Beware of Internet Real Estate Statistics

The bottom line: No one knows an area better than a local, experienced real estate agent. Don’t gamble your biggest investment on automated Internet data.

It’s Not All About the ZIP Code…Or Shouldn’t Be

I love the Internet and I’m an information junkie, but I am constantly amazed at how WRONG the real estate info presented on the internet is for my area: Sugar Land TX. Sugar Land is a large city (population 85,000+) located in in Fort Bend County, just southwest of Houston TX. Like all cities of its size…some parts are very different than other parts…it is not completely homogeneous. Furthermore, it consists of multiple ZIP Codes: mainly 77478 and 77479 but new comers, 77487 and 77496, have been added. And, Sugar Land is adjacent to Missouri City, Stafford, Houston, and Richmond as well. So you can live is the Sugar Land area but technically have a Missouri City or even Houston address.

What really “bugs” me about the data available on the Internet is that most websites use ZIP Codes to determine demographics and “city data.” But you can’t do that accurately in Sugar Land since it has multiple ZIP Codes. And to complicate matters, Sugar Land is divided into multiple master planned neighborhoods and each of those may be split into multiple subdivisions. For example, First Colony consists of over 100 subdivisions, New Territory over 40 subdivisions, Greatwood and Riverstone are also divided into multiple (over 20 each) subdivisions. So you can have multiple neighborhoods and subdivisions within the same ZIP Code, but let me assure you that the demographics and average income for homes in Sweetwater is drastically different than those in Settlers Park (two subdivisions in the same ZIP Code).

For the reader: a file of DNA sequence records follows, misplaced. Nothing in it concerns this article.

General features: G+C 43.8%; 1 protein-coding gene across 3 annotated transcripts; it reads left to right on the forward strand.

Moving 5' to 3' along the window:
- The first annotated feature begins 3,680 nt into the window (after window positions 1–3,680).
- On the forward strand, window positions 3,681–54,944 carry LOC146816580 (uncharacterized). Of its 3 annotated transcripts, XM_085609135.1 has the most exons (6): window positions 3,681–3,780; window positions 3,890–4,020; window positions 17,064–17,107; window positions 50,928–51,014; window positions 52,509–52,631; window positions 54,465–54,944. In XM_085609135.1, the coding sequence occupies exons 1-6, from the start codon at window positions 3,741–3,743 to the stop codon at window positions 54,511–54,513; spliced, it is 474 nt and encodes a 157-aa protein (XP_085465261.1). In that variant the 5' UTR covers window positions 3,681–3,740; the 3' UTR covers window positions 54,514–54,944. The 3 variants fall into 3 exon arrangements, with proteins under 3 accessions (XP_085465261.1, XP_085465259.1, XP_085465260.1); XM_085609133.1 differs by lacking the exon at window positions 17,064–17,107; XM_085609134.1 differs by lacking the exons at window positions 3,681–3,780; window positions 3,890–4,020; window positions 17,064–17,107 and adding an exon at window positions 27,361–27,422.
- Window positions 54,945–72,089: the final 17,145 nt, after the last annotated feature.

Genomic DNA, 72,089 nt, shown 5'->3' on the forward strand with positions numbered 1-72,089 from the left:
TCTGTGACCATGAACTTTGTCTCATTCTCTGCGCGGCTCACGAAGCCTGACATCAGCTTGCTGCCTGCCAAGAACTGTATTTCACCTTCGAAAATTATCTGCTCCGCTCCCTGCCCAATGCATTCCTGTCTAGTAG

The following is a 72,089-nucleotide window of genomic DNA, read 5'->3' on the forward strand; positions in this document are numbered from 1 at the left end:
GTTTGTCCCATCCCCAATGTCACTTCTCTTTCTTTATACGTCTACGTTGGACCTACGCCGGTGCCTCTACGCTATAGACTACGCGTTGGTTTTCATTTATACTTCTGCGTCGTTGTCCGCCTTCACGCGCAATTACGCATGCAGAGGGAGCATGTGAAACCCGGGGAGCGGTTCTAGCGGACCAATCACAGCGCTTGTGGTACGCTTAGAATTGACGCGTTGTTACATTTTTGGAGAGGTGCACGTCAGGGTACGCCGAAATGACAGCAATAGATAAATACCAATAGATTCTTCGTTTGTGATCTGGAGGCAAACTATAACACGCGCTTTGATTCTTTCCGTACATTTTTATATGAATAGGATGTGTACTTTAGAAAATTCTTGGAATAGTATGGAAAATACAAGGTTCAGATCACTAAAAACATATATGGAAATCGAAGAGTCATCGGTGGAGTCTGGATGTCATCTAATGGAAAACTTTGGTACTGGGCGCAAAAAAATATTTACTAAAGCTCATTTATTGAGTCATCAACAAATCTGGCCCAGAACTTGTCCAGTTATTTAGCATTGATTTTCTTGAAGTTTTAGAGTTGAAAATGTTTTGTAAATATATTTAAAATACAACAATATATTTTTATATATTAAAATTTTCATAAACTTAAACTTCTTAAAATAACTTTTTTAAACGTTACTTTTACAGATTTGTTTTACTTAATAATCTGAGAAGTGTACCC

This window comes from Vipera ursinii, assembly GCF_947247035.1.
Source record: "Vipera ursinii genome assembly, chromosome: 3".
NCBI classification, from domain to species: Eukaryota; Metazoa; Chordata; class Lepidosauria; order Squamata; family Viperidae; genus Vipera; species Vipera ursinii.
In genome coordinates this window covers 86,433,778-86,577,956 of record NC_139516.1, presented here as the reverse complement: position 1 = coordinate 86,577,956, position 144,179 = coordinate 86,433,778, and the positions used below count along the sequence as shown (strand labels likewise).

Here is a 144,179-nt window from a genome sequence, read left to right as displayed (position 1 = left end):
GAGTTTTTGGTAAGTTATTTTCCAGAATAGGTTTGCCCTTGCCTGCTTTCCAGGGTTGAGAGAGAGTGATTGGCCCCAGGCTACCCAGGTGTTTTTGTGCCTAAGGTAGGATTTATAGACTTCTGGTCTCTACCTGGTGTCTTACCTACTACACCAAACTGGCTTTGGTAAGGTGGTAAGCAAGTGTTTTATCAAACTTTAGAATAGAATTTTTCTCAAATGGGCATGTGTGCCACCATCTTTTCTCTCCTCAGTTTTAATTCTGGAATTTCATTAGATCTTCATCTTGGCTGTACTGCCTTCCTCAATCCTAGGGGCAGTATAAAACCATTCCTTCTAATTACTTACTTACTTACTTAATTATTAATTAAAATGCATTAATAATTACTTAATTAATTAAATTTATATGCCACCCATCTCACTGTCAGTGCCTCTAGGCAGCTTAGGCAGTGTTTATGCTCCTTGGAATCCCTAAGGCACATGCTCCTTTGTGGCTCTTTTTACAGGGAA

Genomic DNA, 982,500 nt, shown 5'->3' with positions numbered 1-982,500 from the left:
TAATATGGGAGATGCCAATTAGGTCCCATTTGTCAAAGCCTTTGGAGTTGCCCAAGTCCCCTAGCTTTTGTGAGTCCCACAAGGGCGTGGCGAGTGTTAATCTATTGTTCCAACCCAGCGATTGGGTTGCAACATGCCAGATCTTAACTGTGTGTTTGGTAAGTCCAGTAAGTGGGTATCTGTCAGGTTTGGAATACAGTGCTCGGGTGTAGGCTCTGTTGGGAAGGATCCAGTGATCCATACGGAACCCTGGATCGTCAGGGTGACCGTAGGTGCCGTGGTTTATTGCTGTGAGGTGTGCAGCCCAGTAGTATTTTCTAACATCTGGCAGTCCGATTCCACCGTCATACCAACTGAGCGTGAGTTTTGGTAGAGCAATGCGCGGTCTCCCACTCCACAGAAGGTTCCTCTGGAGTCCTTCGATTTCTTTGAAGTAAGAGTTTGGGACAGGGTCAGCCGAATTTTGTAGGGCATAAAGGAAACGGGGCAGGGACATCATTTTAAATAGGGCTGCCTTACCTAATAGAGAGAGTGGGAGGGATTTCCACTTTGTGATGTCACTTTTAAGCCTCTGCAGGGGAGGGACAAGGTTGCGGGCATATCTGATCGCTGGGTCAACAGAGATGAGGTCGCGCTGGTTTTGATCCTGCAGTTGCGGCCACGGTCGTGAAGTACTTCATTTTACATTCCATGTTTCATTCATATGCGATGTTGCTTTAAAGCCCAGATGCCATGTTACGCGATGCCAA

Here are some examples that “bug” me…

At the time the above data was posted on the Internet, I checked the Multiple Listing Service (MLS) database which reported a median list price at $329,000…not $349,440 (as shown above). And besides that…I assure you that we have many subdivisions in Sugar Land where you can purchase a home for much less than that price! Or much more! So what’s the point of this information? And the “median” for 77478 is probably not accurate for a specific home in a specific subdivision.

From MLS

NOTE: Home prices are a constantly moving target…even within the same subdivision. The averages, medians, and such change monthly…depending on current market activity. You have to evaluate the value of a home at the time you are making a purchase. (Which is one of the main services that a real estate agent should provide.) Home appraisals are professional opinions only and are typically only considered accurate for six months.

Neighborhoods Need to Be Properly Defined

At least NeighborhoodScout is trying to look at the neighborhood level (see below)…but they fail miserably. The sections they have segmented are not actual Sugar Land neighborhoods…some sections contain multiple neighborhoods…so the data can’t be applicable for a specific home or subdivision. For example, if you click the area that is supposed to be for Telfair, you will see it includes part of First Colony and those subdivisions are zoned to different schools than Telfair. (And trust me when I tell you that schools are one of the most important variables in determining home values in our area!)

Inaccurate Data Misleads People

Here’s my least favorite source of data (city-data)…notice they report only 9 registered sex offenders in all of 77479. We wish!

FamilyWatchDog reports and maps 64 (unfortunately)!

I REALLY don’t like most of the info on city-data because it reports information from any unknowledgeable “joe” who wants to put it up there. For example, I searched for “telfair sugar land demographics” on Google and the top entry was a city-data thread. In it, various and misleading demographics were reported…

  
  Not accurate at all!

 

FBISD also consists of Houston addresses…not at all accurate stats for Sugar Land.